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Not only is it a fundamental right to bear children, but parents have rights as they relate to the upbringing of a child. These parental rights often fall to the wayside, as the responsibility of raising children is usually at the forefront of the discussion. However, parental rights encompass the ability to direct the upbringing of their children in various ways. Things get a little more complicated when parents of a child are not married, as the “best interests of the child” standard is the defining principle when it comes to determining child custody and visitation in those situations. However, just because these parental rights are not absolute does not mean that they are not important fundamental rights.
Generally speaking, the most basic of the parental rights is the right to control the upbringing of one’s child. This includes everything from medical care to methods of educating the child. As is the case with any policy in governing children, the “best interest of the child” is balanced against this right to control the child’s upbringing. In other words, while a parent may decide how the child is brought up, they may not do so in a manner that is considered unreasonable as determined by the jurisdiction’s rules.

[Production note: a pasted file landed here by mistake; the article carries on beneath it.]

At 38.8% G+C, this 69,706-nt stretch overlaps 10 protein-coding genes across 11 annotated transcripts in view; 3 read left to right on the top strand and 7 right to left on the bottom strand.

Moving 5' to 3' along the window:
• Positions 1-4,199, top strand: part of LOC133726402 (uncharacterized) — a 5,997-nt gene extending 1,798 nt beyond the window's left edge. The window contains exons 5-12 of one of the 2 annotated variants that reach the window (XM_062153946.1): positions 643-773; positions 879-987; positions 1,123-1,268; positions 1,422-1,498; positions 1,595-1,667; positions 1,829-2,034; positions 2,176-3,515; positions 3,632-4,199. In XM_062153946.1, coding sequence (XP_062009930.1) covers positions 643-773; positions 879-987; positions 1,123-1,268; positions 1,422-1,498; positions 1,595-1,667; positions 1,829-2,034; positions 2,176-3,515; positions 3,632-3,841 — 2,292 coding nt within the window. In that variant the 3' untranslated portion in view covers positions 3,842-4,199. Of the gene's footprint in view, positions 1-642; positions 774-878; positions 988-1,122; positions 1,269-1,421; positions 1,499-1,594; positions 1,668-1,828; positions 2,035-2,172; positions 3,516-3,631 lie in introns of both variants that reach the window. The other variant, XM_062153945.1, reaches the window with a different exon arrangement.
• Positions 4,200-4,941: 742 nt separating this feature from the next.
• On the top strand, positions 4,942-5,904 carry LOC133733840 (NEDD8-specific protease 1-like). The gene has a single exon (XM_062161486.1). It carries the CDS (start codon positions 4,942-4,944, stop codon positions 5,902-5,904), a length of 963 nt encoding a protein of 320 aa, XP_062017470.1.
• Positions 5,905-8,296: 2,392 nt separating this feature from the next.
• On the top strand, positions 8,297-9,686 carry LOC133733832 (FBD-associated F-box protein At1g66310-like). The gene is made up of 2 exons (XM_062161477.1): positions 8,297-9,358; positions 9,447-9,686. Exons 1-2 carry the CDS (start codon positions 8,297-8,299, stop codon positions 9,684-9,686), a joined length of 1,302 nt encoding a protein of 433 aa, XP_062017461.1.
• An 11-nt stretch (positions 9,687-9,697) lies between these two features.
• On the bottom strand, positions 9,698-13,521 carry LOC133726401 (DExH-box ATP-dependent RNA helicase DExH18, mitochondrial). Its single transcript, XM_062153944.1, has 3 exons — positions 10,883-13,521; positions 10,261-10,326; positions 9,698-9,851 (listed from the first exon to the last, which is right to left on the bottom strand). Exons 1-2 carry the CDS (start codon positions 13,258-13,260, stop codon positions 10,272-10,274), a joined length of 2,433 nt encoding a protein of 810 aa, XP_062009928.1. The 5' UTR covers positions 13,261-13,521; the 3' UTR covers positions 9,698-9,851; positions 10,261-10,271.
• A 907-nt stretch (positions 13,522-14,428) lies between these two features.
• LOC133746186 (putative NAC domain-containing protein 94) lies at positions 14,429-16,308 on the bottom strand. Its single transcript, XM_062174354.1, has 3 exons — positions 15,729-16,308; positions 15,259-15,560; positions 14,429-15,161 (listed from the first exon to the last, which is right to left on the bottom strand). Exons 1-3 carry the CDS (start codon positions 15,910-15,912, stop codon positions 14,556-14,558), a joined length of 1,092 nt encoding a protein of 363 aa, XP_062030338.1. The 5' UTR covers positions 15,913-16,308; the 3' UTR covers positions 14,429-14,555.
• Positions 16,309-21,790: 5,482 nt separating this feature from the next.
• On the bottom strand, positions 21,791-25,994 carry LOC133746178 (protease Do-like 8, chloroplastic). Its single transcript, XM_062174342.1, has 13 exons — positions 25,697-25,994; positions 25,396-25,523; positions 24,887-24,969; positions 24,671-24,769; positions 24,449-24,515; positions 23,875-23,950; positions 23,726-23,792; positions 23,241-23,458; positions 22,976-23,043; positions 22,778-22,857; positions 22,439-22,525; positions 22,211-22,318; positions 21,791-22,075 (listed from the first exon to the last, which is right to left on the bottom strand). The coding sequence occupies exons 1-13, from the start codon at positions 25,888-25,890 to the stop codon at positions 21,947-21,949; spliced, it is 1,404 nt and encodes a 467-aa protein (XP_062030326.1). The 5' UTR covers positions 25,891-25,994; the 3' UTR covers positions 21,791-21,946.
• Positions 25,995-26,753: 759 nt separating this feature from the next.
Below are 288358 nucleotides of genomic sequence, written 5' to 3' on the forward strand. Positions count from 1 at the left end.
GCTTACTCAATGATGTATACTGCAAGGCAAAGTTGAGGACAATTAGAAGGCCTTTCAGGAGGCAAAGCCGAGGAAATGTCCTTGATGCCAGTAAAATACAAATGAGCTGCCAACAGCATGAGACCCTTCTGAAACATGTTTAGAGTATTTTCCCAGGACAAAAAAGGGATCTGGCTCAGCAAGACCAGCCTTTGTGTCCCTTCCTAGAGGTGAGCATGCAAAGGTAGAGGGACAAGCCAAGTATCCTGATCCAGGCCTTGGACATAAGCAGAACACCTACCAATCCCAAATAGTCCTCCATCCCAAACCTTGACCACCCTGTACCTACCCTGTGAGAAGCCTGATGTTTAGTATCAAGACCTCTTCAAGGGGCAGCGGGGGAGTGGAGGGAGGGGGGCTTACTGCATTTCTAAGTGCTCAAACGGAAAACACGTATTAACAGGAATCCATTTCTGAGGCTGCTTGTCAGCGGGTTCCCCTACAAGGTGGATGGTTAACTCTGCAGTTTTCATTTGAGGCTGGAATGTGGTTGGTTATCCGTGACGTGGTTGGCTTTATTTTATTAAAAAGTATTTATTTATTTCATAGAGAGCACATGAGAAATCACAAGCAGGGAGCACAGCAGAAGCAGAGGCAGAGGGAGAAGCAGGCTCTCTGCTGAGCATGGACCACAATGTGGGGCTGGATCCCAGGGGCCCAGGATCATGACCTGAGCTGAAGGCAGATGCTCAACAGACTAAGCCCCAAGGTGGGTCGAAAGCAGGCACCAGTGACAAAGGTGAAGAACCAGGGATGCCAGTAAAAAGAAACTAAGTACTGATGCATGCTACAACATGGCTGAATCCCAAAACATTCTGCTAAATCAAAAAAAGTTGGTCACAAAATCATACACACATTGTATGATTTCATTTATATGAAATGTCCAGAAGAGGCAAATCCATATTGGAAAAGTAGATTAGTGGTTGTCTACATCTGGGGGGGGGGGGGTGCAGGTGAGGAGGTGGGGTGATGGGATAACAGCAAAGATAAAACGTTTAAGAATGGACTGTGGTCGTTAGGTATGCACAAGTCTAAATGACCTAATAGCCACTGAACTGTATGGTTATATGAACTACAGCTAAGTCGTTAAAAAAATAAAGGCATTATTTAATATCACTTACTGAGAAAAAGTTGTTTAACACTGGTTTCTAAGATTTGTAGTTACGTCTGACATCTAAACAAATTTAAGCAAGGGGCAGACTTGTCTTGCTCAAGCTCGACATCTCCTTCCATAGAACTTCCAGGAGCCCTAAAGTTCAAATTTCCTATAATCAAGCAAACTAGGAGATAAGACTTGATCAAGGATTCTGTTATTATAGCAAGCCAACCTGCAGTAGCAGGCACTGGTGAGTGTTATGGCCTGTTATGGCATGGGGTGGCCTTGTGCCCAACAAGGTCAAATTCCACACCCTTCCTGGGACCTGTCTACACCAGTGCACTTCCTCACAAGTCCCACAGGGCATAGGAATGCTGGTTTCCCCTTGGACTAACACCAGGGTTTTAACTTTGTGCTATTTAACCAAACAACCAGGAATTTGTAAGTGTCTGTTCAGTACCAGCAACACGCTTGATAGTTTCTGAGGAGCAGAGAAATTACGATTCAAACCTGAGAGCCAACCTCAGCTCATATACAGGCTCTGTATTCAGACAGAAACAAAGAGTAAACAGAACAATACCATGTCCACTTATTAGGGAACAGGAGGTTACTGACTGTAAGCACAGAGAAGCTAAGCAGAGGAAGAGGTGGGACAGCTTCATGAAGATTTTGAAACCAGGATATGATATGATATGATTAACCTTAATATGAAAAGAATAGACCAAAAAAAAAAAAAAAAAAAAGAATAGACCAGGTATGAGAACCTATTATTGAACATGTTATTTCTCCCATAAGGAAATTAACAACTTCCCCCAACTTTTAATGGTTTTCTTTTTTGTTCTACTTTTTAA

For example, in most jurisdictions, parental rights include the decision to educate their child at home. However, there are generally laws that prohibit a parent from deciding that their child does not need any education at all. Furthermore, while a parent usually has the right to choose a child’s pediatrician, in most jurisdictions they may not completely withhold traditional medicine from their child and replace it with untested healing methods as that is not considered to be in the child’s best interest.
When a child is born to unwed parents or a couple with a child gets divorced, the term “parental rights” takes on a different meaning. Each parent has a right to see their child, and visitation will be granted to any parent as long as they are not considered a detriment to their child’s well being. Though practical considerations often prevent joint custody between the parents, custody of the child is a right that at least one of the parents will retain unless both are judged to be a danger to the child if he or she is to remain in their custody.
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